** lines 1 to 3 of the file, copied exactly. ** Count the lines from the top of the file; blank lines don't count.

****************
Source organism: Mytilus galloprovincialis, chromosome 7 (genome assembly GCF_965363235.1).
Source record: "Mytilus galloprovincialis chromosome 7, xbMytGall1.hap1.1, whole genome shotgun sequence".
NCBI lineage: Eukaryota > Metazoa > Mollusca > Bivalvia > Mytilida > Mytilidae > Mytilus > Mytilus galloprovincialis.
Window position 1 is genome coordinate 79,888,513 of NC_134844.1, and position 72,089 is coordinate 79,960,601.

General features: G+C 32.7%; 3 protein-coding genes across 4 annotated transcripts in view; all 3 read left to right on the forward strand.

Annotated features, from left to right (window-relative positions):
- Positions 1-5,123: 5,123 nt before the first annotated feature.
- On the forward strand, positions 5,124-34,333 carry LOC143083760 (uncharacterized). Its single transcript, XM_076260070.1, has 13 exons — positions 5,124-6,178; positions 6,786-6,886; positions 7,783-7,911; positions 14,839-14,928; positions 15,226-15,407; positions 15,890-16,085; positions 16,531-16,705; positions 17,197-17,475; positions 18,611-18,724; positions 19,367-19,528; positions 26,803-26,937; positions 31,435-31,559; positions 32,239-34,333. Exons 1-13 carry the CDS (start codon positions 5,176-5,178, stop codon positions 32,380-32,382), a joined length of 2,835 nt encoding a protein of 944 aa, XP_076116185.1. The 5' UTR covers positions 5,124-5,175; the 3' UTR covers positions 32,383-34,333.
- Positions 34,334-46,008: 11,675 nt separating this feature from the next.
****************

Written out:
Source organism: Mytilus galloprovincialis, chromosome 7 (genome assembly GCF_965363235.1).
Source record: "Mytilus galloprovincialis chromosome 7, xbMytGall1.hap1.1, whole genome shotgun sequence".
NCBI lineage: Eukaryota > Metazoa > Mollusca > Bivalvia > Mytilida > Mytilidae > Mytilus > Mytilus galloprovincialis.